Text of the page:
Researchers develop mini lab to diagnose infectious diseases with single drop of blood

Researchers from the University of Toronto developed a laboratory the size of shoebox to complete blood testing in remote environments, rapidly identifying if a patient possesses antibodies to certain infectious diseases by using only a drop of blood, according to STAT.

The device is named the MR Box, short for measles and rubella, which the scientists initially tested for. The MR Box still needs some adjustments, but the researchers aim to use the device to test for numerous diseases for the purpose of outbreak control and research in areas where conventional lab support is not easily accessible.  

The researchers tested the device at a refugee camp in Kakuma, Kenya, where they looked at pinprick blood samples for antibodies to measles and rubella. The researchers said versions of the shoebox lab developed in the future could test for antibodies to other pathogens and for the pathogens themselves.

Antibody testing can determine if a patient has been previously infected with a disease agent or vaccinated against it, which could help outbreak responders identify which patients were or were not infected.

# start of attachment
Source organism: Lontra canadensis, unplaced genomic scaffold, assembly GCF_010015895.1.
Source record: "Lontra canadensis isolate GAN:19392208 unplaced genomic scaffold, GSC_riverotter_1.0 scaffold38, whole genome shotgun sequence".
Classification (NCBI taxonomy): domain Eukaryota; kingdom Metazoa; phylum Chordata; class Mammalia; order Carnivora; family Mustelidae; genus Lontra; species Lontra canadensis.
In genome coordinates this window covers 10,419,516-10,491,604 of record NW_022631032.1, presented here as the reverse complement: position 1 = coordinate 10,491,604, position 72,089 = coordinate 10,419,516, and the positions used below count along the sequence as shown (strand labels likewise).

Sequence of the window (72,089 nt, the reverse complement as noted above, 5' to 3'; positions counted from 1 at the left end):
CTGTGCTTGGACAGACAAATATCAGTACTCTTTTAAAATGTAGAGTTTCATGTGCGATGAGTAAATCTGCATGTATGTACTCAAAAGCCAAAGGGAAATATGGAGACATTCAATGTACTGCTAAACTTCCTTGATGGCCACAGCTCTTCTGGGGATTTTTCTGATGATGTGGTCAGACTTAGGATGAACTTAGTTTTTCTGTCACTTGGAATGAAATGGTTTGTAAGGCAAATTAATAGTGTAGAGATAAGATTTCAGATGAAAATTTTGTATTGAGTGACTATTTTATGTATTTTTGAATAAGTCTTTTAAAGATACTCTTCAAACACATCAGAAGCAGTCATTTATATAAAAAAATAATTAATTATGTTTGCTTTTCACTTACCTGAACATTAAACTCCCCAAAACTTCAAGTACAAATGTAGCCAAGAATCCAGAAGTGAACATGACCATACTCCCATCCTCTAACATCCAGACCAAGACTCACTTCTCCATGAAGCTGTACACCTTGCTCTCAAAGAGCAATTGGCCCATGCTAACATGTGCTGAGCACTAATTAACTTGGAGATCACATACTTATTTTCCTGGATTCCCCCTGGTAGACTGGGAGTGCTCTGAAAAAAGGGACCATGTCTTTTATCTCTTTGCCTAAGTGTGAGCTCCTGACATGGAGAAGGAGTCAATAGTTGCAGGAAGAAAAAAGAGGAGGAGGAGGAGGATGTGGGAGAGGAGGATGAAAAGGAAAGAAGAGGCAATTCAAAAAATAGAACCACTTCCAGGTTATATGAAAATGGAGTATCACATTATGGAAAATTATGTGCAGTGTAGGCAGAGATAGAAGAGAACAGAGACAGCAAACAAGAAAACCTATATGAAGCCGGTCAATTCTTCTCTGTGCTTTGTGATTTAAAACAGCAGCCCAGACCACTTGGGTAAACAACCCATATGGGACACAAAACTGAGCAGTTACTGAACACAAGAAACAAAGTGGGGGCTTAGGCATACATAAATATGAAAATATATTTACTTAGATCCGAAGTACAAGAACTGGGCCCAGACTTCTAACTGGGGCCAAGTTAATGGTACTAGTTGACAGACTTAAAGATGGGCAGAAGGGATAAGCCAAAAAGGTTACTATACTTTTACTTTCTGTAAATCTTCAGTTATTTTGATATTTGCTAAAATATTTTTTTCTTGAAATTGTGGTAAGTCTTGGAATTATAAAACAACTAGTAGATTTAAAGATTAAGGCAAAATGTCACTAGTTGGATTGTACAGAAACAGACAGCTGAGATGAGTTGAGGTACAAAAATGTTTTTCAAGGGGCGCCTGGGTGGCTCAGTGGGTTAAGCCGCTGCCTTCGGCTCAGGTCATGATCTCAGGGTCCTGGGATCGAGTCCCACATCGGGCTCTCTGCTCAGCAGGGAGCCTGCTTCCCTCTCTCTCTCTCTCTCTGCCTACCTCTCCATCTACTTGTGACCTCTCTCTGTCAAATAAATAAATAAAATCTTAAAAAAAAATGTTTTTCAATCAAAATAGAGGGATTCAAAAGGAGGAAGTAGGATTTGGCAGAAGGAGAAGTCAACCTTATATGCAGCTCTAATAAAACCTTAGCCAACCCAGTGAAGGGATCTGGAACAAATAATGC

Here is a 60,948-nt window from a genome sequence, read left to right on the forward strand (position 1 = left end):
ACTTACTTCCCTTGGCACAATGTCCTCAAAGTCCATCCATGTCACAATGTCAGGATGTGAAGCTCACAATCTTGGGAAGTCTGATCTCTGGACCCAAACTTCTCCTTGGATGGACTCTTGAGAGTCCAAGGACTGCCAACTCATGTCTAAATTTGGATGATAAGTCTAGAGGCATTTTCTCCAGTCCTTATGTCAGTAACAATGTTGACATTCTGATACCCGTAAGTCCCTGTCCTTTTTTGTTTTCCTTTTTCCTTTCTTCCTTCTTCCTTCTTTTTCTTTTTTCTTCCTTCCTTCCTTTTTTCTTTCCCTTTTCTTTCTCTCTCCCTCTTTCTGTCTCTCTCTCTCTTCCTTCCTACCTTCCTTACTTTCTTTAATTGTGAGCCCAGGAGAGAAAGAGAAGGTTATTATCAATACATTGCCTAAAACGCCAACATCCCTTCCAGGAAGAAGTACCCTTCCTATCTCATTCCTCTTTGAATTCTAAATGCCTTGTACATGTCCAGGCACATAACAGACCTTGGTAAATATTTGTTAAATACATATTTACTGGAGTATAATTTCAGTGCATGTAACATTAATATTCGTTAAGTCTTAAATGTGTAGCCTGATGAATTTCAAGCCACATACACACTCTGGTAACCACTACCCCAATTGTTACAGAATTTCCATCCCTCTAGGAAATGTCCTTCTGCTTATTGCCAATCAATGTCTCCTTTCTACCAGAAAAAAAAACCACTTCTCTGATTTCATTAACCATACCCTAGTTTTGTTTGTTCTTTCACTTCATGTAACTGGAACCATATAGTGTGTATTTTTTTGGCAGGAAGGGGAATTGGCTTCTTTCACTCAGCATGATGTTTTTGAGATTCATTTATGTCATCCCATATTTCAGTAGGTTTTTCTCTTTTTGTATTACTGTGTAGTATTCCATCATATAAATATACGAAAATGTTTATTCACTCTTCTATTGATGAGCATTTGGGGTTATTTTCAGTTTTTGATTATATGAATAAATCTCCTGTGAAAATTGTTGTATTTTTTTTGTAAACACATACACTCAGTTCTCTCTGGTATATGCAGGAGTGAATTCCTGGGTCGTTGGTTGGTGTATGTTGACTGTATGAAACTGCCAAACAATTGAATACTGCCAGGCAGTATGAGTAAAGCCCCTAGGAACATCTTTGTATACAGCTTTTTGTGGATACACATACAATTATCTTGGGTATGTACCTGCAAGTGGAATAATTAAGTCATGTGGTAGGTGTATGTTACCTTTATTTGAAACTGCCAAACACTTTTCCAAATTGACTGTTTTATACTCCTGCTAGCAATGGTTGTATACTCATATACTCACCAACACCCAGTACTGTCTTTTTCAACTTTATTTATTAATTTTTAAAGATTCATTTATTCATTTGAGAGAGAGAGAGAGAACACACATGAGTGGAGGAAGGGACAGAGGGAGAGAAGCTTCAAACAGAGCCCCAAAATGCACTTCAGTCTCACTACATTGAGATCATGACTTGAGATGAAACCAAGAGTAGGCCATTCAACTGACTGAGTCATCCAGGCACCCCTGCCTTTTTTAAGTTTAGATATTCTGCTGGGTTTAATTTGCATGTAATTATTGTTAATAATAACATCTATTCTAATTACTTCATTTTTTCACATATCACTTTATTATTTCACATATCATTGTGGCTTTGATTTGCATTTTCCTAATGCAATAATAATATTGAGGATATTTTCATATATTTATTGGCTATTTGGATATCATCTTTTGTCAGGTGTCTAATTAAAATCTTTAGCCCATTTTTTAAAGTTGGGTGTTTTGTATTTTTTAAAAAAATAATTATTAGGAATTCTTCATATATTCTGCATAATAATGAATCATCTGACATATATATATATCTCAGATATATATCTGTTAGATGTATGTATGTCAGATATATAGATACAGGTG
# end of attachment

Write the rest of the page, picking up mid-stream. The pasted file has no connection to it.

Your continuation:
"That is the dream, that this type of system with its flexibility could be sent out into the world and really be used very flexibly depending on the conditions on the ground," senior author Aaron Wheeler PhD, who leads the lab, told STAT. The research group's paper was published in Science Translational Medicine.

To determine the device's capability, the scientists drew vials of blood and tested them in a conventional laboratory from the approximately 140 study participants. Results showed the MR Box was correct 86 percent of the time for measles and 84 percent of the time for rubella. The lab is working to boost those results and subsequently tested the device in the Democratic Republic of Congo for a second pilot project.

The researchers are working to release plans for their software and hardware in the public domain, said researcher Darius Rackus, PhD.

More articles on clinical leadership and infection control: 
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Hospital Quality Institute CEO: The facts about Stanford's patient safety record

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